Day 1–July 4, 2009 (Washington, D.C.-Rockville, 12.5 miles)
As I began my 3,000 mile journey from Washington, D.C., to San Francisco it was hard not to notice the difference between the haves and the have-nots in this country. I started my walk at the Lincoln Memorial among those who are celebrating the nation’s independence, people who have worked hard and deserve a day off. But just a couple miles away in Georgetown, I walked among those who have nothing but the clothes on their back. Those who call Georgetown home are among this nations richest. Those who line its streets begging for a buck are among its most poor.
The way we treat others says something about who we are as human beings. That so many in the United States are allowed to live in poverty says we think it is OK for our fellow man to live without basic needs and rights. As I walked past the shops in Georgetown, I was a little sad about the things I will be giving up while I am walking, and felt a certain pang of guilt that I don’t want to have to give up all my stuff even if it means others can get out of poverty. Certainly there must be a way to achieve balance.
The start of my journey was both thrilling and scary. Going onto the Mall the park police initially told me that I couldn’t take anything larger than a napsack. Eventually one guy volunteered to search my backpack for possible contraband fireworks and alcohol. He said someone else earlier had to check a bag belonging to a homeless person so it was his turn–whatever that meant.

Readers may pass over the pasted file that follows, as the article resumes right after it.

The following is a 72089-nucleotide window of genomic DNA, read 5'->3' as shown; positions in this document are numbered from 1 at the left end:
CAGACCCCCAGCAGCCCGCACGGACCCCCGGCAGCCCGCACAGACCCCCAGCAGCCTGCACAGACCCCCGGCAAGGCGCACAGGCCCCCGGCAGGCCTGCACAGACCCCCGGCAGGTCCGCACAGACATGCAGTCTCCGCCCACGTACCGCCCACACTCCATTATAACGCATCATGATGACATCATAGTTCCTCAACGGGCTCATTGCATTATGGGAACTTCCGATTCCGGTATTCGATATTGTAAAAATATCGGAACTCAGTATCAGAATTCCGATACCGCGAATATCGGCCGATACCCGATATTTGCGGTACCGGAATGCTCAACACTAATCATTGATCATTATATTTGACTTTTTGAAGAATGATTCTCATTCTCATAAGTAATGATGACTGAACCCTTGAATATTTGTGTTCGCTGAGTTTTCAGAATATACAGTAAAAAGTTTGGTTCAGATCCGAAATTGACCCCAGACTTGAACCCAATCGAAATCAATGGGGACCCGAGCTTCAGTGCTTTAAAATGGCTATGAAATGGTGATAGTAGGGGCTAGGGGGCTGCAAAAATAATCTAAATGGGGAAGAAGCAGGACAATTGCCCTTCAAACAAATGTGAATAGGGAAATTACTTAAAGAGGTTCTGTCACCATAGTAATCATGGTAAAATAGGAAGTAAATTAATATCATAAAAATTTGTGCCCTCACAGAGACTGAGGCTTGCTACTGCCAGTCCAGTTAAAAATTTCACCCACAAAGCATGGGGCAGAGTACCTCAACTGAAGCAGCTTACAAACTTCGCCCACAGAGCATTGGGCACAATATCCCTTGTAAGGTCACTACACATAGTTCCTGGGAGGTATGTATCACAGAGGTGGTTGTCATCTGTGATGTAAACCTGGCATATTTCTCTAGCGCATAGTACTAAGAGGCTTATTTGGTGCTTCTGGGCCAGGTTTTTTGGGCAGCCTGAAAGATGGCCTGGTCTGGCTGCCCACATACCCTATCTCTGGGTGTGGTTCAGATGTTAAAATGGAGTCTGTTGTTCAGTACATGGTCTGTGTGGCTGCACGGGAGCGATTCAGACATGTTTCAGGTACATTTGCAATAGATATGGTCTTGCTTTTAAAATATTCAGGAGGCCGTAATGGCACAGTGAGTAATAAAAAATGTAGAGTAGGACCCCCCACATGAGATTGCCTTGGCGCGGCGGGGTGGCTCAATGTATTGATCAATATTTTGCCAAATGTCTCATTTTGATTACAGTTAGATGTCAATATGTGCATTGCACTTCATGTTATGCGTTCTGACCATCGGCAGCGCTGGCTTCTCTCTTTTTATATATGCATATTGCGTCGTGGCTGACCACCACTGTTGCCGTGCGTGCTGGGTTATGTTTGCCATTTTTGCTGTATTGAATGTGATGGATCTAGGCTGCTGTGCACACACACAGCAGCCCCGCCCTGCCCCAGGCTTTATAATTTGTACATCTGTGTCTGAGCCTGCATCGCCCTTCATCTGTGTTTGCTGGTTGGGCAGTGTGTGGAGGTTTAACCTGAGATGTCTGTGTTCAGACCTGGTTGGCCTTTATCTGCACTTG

A few miles into my trek I met up with my parents in Georgetown. My dad walked with me for a few miles before we met up with my mother and had a quick lunch. They plan to meet up with me again later on in the trip. I am truly lucky to have such supportive parents, people to catch you when you fall. I would hate to think of the struggles I would have encountered as a poorly-paid recent college graduate (and even well after) without a helping hand. I like to think I would not have ended up homeless but I know it would have been a constant struggle to pay rent.
As I walked I certainly got some strange looks. People do not expect to see a single woman backpacking through Montgomery County. Just as I was on a roll, I encountered the infamous Beltway. Google maps seemed to suggest all I needed do was follow Wisconsin Avenue, which became Rockville Pike, but it briefly became a divided highway with minuscule shoulders. I was trapped inside the Beltway. It was nearly 45 minutes before I gathered the courage to walk along the highway. Then, suddenly, halfway across there was a sidewalk. I will never understand the random starts and stops of suburban sidewalks. Perhaps if more people got out of their cars there would be more sidewalks. Certainly there are sidewalks in heavily populated urban areas, but in the suburbs it is only the poor and the newly immigrated who walk–people unlikely to complain if the sidewalk suddenly drops off along a busy and dangerous highway.
At the end of my first day I was only able to walk about 13 miles. Though I would have liked to have gone further, I decided from the start that I will not walk in the dark. By the time I arrived at the Hilton hotel in Rockville I was exhausted. The guy at the desk who checked me in said he knew somene doing a long walk as well and wished me luck. When I got into the room and took off my shoes a carpet has never felt so good. Exhausted, I crashed on the very, very comfortable bed.
– By Jennifer E. Cooper